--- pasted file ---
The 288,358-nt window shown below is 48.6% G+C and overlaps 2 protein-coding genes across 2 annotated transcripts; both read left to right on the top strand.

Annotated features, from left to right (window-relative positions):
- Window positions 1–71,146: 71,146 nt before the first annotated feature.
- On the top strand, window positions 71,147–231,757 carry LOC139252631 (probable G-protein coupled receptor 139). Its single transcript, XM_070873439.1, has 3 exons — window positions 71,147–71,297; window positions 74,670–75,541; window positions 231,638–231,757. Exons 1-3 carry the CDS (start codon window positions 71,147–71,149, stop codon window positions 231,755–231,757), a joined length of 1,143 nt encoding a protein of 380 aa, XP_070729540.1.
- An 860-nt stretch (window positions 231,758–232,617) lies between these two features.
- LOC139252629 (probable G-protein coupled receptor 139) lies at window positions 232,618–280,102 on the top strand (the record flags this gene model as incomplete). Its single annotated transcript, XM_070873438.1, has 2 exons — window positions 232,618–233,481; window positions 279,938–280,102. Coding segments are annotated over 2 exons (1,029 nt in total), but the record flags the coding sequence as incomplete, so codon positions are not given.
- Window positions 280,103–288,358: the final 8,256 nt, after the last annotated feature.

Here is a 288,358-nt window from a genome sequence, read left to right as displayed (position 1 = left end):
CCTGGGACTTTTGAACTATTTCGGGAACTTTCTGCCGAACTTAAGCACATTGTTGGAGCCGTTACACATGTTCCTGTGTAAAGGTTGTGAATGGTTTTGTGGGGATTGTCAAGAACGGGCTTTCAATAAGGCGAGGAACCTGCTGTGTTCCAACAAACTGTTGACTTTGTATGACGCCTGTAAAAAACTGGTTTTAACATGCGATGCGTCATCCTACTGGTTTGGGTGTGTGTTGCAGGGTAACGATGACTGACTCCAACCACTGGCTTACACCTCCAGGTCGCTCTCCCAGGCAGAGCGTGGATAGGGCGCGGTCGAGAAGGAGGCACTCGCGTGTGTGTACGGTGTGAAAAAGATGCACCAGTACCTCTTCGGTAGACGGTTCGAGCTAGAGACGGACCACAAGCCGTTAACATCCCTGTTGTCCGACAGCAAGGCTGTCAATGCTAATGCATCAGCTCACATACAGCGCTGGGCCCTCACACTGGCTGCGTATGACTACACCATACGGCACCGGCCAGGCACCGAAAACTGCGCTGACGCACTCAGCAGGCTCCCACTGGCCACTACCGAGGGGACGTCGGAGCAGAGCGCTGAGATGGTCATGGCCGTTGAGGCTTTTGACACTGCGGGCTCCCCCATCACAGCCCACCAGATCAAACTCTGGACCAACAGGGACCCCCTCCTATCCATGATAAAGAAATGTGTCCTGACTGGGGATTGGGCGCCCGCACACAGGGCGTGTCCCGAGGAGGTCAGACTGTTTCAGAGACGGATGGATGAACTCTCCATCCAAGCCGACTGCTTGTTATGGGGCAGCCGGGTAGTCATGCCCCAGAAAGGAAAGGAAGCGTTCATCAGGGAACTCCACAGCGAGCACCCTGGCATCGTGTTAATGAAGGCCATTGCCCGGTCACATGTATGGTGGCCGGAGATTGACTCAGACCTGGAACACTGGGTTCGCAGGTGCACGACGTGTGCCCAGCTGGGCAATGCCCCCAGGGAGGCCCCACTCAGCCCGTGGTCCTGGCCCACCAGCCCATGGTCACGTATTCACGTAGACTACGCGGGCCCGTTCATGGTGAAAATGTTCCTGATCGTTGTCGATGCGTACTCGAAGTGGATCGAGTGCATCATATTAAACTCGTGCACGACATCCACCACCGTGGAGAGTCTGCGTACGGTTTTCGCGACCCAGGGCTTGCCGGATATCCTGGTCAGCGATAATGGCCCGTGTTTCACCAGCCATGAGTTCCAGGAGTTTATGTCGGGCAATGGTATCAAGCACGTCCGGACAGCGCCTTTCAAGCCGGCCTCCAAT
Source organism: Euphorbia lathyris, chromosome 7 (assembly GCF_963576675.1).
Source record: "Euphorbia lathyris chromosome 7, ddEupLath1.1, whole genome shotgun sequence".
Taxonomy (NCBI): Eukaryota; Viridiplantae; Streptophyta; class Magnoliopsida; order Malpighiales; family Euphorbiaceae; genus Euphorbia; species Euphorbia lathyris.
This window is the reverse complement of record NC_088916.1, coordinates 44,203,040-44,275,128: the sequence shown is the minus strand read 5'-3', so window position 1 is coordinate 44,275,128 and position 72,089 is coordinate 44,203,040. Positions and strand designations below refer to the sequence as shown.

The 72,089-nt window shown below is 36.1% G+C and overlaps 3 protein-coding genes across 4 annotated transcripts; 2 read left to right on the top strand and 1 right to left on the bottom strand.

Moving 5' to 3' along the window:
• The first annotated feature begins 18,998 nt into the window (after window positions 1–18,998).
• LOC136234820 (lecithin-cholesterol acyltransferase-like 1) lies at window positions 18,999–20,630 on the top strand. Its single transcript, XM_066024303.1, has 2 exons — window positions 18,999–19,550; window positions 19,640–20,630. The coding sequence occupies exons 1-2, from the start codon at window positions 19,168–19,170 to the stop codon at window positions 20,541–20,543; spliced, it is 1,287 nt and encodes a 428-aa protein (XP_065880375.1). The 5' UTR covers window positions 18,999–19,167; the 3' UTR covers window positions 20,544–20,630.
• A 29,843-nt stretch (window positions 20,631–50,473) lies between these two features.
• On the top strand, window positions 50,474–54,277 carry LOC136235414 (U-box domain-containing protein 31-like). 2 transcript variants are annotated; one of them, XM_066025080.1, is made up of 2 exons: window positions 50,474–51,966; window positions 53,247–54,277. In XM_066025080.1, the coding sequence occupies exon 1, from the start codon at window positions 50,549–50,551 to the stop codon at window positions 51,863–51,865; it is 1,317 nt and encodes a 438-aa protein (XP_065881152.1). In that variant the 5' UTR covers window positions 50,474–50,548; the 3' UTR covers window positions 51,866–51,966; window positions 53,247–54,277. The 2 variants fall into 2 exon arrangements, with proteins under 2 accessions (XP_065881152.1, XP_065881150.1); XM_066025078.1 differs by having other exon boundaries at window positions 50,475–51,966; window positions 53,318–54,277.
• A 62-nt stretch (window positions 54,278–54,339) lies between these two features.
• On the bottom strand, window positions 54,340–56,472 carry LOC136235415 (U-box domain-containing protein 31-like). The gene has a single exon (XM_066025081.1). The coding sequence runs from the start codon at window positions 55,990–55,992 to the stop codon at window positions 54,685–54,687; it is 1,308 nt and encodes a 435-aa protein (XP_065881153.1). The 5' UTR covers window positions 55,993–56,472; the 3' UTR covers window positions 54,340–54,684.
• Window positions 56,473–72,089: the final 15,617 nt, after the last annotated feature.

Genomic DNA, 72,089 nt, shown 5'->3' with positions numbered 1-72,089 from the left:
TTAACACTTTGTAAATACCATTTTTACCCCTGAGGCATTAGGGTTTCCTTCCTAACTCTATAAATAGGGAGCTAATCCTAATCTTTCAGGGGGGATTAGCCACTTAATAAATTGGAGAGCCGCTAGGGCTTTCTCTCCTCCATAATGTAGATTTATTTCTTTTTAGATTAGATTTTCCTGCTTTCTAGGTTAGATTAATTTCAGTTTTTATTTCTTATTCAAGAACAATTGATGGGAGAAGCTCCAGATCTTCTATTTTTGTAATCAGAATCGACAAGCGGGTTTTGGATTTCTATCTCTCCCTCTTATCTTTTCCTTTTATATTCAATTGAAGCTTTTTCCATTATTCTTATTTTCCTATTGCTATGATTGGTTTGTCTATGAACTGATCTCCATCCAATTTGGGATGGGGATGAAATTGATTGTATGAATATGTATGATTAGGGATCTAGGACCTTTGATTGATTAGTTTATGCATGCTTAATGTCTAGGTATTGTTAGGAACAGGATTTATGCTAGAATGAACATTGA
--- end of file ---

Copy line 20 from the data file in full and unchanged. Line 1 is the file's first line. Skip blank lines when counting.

• A 62-nt stretch (window positions 54,278–54,339) lies between these two features.